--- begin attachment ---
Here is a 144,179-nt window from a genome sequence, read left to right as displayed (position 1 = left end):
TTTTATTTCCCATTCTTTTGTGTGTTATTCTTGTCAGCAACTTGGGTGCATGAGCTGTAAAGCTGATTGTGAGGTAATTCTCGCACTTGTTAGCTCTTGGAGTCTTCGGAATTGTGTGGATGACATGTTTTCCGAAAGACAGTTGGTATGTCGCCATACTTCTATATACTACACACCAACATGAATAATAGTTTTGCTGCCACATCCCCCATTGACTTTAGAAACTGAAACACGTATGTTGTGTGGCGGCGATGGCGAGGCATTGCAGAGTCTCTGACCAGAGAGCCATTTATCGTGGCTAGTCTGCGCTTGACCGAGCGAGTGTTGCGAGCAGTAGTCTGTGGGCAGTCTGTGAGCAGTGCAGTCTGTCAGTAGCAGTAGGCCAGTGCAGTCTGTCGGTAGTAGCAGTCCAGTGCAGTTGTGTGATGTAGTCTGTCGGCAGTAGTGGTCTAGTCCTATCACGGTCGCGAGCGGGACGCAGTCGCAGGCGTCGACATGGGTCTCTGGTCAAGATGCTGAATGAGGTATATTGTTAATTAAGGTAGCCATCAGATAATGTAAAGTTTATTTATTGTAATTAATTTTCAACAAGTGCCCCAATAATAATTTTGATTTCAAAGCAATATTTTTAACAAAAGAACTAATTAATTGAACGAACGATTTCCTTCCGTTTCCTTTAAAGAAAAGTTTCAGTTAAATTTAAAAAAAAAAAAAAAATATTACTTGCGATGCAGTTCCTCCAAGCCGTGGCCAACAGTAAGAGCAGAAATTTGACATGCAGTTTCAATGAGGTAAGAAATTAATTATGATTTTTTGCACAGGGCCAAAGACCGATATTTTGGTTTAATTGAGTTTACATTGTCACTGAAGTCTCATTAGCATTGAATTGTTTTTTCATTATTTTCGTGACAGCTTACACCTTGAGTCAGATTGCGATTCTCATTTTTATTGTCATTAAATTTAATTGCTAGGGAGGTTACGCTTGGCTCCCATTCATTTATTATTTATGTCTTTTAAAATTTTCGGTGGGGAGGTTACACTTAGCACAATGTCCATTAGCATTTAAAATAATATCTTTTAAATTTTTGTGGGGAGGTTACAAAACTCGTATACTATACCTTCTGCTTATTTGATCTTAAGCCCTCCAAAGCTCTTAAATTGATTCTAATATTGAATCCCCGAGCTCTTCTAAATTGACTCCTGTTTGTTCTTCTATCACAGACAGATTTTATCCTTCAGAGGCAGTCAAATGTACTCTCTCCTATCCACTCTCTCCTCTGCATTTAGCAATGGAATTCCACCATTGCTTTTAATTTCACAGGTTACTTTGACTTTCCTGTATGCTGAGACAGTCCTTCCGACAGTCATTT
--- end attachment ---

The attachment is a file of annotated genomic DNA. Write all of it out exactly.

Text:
Here is a 144,179-nt window from a genome sequence, read left to right as displayed (position 1 = left end):
TTTTATTTCCCATTCTTTTGTGTGTTATTCTTGTCAGCAACTTGGGTGCATGAGCTGTAAAGCTGATTGTGAGGTAATTCTCGCACTTGTTAGCTCTTGGAGTCTTCGGAATTGTGTGGATGACATGTTTTCCGAAAGACAGTTGGTATGTCGCCATACTTCTATATACTACACACCAACATGAATAATAGTTTTGCTGCCACATCCCCCATTGACTTTAGAAACTGAAACACGTATGTTGTGTGGCGGCGATGGCGAGGCATTGCAGAGTCTCTGACCAGAGAGCCATTTATCGTGGCTAGTCTGCGCTTGACCGAGCGAGTGTTGCGAGCAGTAGTCTGTGGGCAGTCTGTGAGCAGTGCAGTCTGTCAGTAGCAGTAGGCCAGTGCAGTCTGTCGGTAGTAGCAGTCCAGTGCAGTTGTGTGATGTAGTCTGTCGGCAGTAGTGGTCTAGTCCTATCACGGTCGCGAGCGGGACGCAGTCGCAGGCGTCGACATGGGTCTCTGGTCAAGATGCTGAATGAGGTATATTGTTAATTAAGGTAGCCATCAGATAATGTAAAGTTTATTTATTGTAATTAATTTTCAACAAGTGCCCCAATAATAATTTTGATTTCAAAGCAATATTTTTAACAAAAGAACTAATTAATTGAACGAACGATTTCCTTCCGTTTCCTTTAAAGAAAAGTTTCAGTTAAATTTAAAAAAAAAAAAAAAATATTACTTGCGATGCAGTTCCTCCAAGCCGTGGCCAACAGTAAGAGCAGAAATTTGACATGCAGTTTCAATGAGGTAAGAAATTAATTATGATTTTTTGCACAGGGCCAAAGACCGATATTTTGGTTTAATTGAGTTTACATTGTCACTGAAGTCTCATTAGCATTGAATTGTTTTTTCATTATTTTCGTGACAGCTTACACCTTGAGTCAGATTGCGATTCTCATTTTTATTGTCATTAAATTTAATTGCTAGGGAGGTTACGCTTGGCTCCCATTCATTTATTATTTATGTCTTTTAAAATTTTCGGTGGGGAGGTTACACTTAGCACAATGTCCATTAGCATTTAAAATAATATCTTTTAAATTTTTGTGGGGAGGTTACAAAACTCGTATACTATACCTTCTGCTTATTTGATCTTAAGCCCTCCAAAGCTCTTAAATTGATTCTAATATTGAATCCCCGAGCTCTTCTAAATTGACTCCTGTTTGTTCTTCTATCACAGACAGATTTTATCCTTCAGAGGCAGTCAAATGTACTCTCTCCTATCCACTCTCTCCTCTGCATTTAGCAATGGAATTCCACCATTGCTTTTAATTTCACAGGTTACTTTGACTTTCCTGTATGCTGAGACAGTCCTTCCGACAGTCATTT